... the essence of the spirit swirled its empty self throughout the mirror, striving continuously without rate, relentless for the life of the mind it sought ... patient for its sentence to end, and time begin again...
The manservant entered the room and announced, "The gentleman's arrived, sir. He is waiting in the hall."
"Does he seem anxious, Aldo?"
"Yes sir, he won't sit."
Mozai nodded slowly. Then, remembering, said, "Ah, those lights. You must take some of them from around the mirror. They make the room too bright."
"I'll attend to it right away, sir."
Mozai was silent a moment, staring into space. Then he sat up straighter in the hard chair and ordered, "Send the gentleman in."
"Yes, sir," said the manservant, and went out.
Then Segol came into the room.
... the jumbie of the assassin began to come together...like into the yawn of a leaking hole, it swirled and drained into itself, formed into one and was whole, complete in the manner that a breath is, finished in substance like a thought ... and as the newcomer stepped so near to the seated man, it deserted its big old eye of the hard mirror ... it had found its space...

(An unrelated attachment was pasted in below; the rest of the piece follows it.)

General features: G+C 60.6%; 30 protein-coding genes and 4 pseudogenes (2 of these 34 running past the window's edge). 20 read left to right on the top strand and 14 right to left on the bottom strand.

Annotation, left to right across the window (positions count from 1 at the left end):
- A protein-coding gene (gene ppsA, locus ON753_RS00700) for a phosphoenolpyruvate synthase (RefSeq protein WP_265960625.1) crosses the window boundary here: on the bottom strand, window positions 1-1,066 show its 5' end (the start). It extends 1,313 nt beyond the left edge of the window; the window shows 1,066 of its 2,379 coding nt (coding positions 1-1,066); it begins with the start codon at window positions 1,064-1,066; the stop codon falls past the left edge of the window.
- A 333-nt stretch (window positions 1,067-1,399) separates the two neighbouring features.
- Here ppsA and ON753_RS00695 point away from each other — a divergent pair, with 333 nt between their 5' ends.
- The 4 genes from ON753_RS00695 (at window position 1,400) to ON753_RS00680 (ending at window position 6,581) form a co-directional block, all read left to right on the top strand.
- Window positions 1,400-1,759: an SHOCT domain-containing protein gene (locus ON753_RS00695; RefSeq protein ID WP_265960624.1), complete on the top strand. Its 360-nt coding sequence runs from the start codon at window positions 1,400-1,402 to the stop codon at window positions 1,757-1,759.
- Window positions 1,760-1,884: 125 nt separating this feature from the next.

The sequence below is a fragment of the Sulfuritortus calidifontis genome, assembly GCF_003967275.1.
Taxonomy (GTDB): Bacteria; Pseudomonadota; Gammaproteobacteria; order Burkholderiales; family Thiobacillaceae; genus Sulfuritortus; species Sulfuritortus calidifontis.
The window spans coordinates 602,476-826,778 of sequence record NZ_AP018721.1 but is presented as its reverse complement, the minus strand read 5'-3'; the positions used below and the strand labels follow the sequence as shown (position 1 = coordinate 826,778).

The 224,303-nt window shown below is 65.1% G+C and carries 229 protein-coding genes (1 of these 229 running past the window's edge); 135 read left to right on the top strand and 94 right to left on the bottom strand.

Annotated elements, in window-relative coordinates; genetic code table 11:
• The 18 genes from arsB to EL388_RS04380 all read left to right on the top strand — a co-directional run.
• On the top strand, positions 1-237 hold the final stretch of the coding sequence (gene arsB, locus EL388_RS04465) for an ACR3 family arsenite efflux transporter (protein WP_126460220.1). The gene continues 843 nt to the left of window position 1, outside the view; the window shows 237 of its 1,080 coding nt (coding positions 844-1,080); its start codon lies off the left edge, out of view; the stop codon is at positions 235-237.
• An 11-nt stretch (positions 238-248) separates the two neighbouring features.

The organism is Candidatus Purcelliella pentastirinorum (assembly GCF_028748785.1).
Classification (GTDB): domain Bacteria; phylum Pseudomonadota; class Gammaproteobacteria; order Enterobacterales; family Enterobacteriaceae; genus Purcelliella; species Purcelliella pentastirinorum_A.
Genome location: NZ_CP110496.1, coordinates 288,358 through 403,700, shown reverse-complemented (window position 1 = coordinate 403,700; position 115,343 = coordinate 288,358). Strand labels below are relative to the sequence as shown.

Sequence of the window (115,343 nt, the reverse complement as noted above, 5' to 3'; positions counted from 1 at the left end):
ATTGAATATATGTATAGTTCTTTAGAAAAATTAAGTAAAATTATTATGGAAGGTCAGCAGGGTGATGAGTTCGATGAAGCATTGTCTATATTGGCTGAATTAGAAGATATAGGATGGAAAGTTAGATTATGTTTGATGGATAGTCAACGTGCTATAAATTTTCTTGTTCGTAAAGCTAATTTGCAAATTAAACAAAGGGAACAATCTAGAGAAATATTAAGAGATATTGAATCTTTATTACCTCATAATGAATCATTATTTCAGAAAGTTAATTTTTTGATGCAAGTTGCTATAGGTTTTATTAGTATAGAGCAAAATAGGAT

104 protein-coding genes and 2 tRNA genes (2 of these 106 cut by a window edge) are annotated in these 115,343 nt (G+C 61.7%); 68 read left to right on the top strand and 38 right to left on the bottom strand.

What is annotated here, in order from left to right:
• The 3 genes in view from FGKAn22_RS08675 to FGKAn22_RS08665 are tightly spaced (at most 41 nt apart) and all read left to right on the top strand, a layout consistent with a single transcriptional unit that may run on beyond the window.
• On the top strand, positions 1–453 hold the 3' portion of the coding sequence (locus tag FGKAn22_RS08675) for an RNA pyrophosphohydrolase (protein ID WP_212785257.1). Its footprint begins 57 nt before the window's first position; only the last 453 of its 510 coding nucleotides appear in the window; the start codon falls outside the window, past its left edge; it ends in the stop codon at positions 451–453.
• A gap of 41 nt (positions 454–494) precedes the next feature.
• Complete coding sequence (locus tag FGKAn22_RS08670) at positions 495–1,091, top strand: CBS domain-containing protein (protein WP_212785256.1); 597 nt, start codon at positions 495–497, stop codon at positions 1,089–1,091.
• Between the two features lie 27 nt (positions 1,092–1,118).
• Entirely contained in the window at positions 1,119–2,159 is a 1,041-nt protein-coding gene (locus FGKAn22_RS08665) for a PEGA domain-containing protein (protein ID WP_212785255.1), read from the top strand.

At first, as they spoke, Segol thought Mozai's manner haughty and specious from uncertain authority. Later on, when Mozai smiled so easily in persuaded agreement, Segol re-measured him as shallow of cunning, without backbone. He never stopped wondering why a woman as beautiful as Jhanni stayed with such a fool. Then he thought of how soon it would all change.
... the spirit of the assassin waxed strong within Segol as he talked, and smiled, and brooded behind bland eyes ... mightily the jumbie swelled the passion of his revolutionary heart ... so distracting it conjured his future victories, he never noticed Mozai slip the rattler's venom into the silver wine cup ... and when Mozai proposed a parting toast, Segol grinned to conceal ironic guile as he wished "Good health" to Mozai before he drank his poison down...
. . .and the spirit of the assassin glutted on this materiel for continuance of its timeless way. . .